Sep. 17—BELLAIRE — Repairs are now in the works on the washed out section of Alden Highway at Finch Creek, where torrential rainfall last month flooded the stream and overwhelmed the infrastructure.
Cost estimates are as high as $230,000 to fix the rural highway after it collapsed Aug. 10 when culverts at the creek failed under the pressure of a severe thunderstorm’s raging runoff flow.
Officials said it’s the largest bill among Antrim County’s multiple road repairs needed after what experts called a climate change-driven downpour.
“I have seen washouts close to this, but not on a primary road like this,” said Burt Thompson, the engineer-manager for the county’s road commission.
Alden Highway is one of the most heavily traveled roads in the county, he said, so workers are hustling to repair the damages before winter arrives. The goal is to re-open by October’s end, Thompson said.
That project is just one of several needed road repairs after reportedly as much as 6 inches of rain fell during an approximately 45-minute period between Aug. 10-11 in the Alden area.
Records show about 5 inches of rain fell across other parts of Antrim County over the course of a longer, couple-hour stretch that night.
“We’re going to be pushing $400,000 in unplanned expenses,” Thompson said, explaining how other county road repairs from that night’s damages cost about $155,000. All of the unexpected bills will be covered by the road commission’s savings, he said.
The Finch Creek washout was by far the worst among the damage, Thompson said, with both 48-inch culverts blowing out and creating a 15-foot-deep washout on the main road.
“It was just so much water in such a short period of time that they couldn’t handle it,” he said.
State environmental regulators recommended the road commission install a new “bankfull-width” culvert to replace the blown out creek crossing, which had to be special-ordered from a manufacturer in Kentucky. The 18-foot-wide and 12-foot-tall aluminum structure will be pieced together in coming days and craned into place next week, the engineer-manager said.
Thompson said a contractor will be hired to repave the stretch of highway and re-install the guardrails.
A federal climatologist previously described the severe thunderstorm that wreaked havoc on Antrim County last month as a symptom of planetary climate change.
Climatologist Harold Brooks, of the National Oceanic and Atmospheric Administration’s National Severe Storms Laboratory, said changes in humidity happening worldwide will continue to exacerbate the growing frequency of severe weather events.
“Dew points have gone up because as the planet is warming, there is more water evaporating out of the oceans and that leads to more energy for storms, and more rain to fall out,” he said last month.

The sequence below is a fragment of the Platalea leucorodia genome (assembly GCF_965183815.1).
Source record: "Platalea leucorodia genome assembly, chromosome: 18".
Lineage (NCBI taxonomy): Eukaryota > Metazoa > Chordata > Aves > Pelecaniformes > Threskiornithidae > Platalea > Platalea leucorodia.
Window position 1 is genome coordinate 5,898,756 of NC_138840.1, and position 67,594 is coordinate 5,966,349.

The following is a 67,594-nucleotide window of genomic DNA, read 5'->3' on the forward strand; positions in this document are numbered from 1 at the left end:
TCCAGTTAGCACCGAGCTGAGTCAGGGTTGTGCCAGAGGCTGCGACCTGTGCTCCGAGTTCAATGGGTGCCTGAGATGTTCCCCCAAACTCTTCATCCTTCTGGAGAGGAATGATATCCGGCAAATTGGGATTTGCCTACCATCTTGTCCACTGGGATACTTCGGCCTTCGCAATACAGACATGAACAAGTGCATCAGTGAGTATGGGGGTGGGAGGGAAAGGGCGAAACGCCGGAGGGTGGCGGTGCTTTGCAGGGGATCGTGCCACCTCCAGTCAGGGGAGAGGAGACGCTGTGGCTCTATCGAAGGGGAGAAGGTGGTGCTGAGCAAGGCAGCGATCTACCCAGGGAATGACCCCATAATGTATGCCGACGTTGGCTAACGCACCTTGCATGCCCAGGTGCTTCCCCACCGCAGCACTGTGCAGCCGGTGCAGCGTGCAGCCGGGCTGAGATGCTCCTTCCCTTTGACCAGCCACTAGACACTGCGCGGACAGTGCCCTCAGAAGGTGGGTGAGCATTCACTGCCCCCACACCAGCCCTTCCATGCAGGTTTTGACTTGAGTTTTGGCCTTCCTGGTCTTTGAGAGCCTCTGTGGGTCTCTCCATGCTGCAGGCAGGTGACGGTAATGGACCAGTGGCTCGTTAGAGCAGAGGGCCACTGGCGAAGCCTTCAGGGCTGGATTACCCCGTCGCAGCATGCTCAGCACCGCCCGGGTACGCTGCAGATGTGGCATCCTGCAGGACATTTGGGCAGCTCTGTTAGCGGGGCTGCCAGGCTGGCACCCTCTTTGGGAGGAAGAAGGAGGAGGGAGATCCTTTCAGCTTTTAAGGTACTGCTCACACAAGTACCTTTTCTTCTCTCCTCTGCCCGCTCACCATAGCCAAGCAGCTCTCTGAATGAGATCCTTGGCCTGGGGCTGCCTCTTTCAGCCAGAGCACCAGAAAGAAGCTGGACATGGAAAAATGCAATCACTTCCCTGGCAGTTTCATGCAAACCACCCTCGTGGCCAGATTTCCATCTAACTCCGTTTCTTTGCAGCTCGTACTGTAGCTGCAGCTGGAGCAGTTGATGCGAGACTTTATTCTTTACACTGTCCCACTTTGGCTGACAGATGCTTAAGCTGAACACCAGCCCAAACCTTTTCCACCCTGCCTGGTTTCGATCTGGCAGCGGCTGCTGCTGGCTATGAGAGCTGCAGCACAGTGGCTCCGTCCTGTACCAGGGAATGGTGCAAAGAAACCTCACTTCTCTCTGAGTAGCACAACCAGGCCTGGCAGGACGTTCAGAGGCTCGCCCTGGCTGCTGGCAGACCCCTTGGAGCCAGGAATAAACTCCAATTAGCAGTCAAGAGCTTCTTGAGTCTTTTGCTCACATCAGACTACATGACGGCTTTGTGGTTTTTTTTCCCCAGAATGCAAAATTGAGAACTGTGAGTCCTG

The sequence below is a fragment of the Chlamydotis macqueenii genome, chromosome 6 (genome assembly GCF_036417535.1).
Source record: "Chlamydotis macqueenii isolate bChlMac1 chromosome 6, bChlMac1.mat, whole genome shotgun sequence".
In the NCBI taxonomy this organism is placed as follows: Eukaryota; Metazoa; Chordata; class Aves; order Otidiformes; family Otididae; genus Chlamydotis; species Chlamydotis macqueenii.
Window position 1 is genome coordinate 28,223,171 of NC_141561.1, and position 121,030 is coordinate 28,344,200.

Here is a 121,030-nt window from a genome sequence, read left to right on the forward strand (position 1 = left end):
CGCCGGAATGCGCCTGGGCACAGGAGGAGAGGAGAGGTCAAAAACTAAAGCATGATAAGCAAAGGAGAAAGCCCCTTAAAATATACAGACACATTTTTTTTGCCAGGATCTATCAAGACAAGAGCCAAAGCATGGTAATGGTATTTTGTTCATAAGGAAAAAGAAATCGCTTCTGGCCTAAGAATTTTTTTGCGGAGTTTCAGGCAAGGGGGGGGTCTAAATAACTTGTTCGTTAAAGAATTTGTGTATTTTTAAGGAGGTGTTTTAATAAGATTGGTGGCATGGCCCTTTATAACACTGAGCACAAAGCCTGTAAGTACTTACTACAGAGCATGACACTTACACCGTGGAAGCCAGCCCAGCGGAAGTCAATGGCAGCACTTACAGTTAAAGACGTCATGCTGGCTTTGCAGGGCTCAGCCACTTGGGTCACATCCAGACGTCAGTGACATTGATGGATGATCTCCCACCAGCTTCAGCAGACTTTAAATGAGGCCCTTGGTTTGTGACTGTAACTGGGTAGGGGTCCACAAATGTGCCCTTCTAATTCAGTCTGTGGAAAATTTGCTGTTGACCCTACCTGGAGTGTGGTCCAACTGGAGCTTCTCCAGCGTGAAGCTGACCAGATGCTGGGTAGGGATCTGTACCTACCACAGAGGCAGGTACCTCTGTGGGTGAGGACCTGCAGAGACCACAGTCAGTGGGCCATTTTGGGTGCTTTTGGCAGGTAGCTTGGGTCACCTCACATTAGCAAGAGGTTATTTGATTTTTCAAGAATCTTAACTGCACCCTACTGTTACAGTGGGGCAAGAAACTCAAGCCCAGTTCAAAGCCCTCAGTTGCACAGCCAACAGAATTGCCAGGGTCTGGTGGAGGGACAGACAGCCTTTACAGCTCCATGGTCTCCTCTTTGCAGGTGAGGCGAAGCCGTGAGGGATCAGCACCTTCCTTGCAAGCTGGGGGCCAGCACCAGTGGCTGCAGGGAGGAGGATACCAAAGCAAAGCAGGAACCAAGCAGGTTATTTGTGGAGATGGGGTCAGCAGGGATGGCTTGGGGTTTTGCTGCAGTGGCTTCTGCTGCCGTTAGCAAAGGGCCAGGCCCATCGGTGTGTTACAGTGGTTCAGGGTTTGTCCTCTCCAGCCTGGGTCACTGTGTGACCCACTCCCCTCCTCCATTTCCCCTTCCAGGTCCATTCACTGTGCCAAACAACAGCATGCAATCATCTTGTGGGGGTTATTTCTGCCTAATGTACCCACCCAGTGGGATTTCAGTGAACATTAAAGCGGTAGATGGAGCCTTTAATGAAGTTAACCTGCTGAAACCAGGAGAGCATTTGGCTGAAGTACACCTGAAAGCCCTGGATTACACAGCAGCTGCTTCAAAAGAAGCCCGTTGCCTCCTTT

Among the indicators of climate change are how rainfall patterns have and continue to shift, Brooks said.
“We do know there’s an increase in the fraction of rain that happens in the heaviest rain events,” he said, adding that in laymen’s terms, it means “the heaviest rain events have become heavier.”
Last month’s severe storm over Antrim County was reminiscent of the 2018 Father’s Day storm and flooding in the Upper Peninsula’s Houghton County; there, though, upward of $45 million in damages shredded roads and washed away bridges.
“We knew rain was coming but nobody anticipated the volume,” said Kevin Harju, Houghton County Road Commission engineer.
He said that severe weather event left as many as 40 roads impassable in that southern Keweenaw Peninsula county; repairs and upgrades to infrastructure have continued since the big storm, with the expectedly final $8 million in work planned for summer 2022, Harju said.
A flash flood on June 17, 2018, washed out dozens of roads and created sinkholes across Menominee and Houghton counties, forcing some residents to move around by boat. A Houghton middle school student also died after weather-related injuries at his home.
That storm was classified as a “1,000-year storm,” Harju said, and officials opted to increase the capacity of culverts and other infrastructure to handle at least 50-year and 100-year storm runoff volumes as part of recovery efforts.
“There was a lot of upsizing of structures,” he said.
Thompson said Antrim County doesn’t currently have runoff capacity increases planned for its infrastructure upgrades because of the forecasted effects of climate change-fueled storms.
“As it seems to keep coming, I’m thinking we’ve got to change that mindset,” he said.
Houghton County officials eventually developed a severe weather disaster handbook following the destructive thunderstorm three years ago. The idea was to help other counties navigate federal funding schemes within transportation and emergency programs, Harju said.
“If another county has this happen, they don’t have to reinvent the wheel,” he said.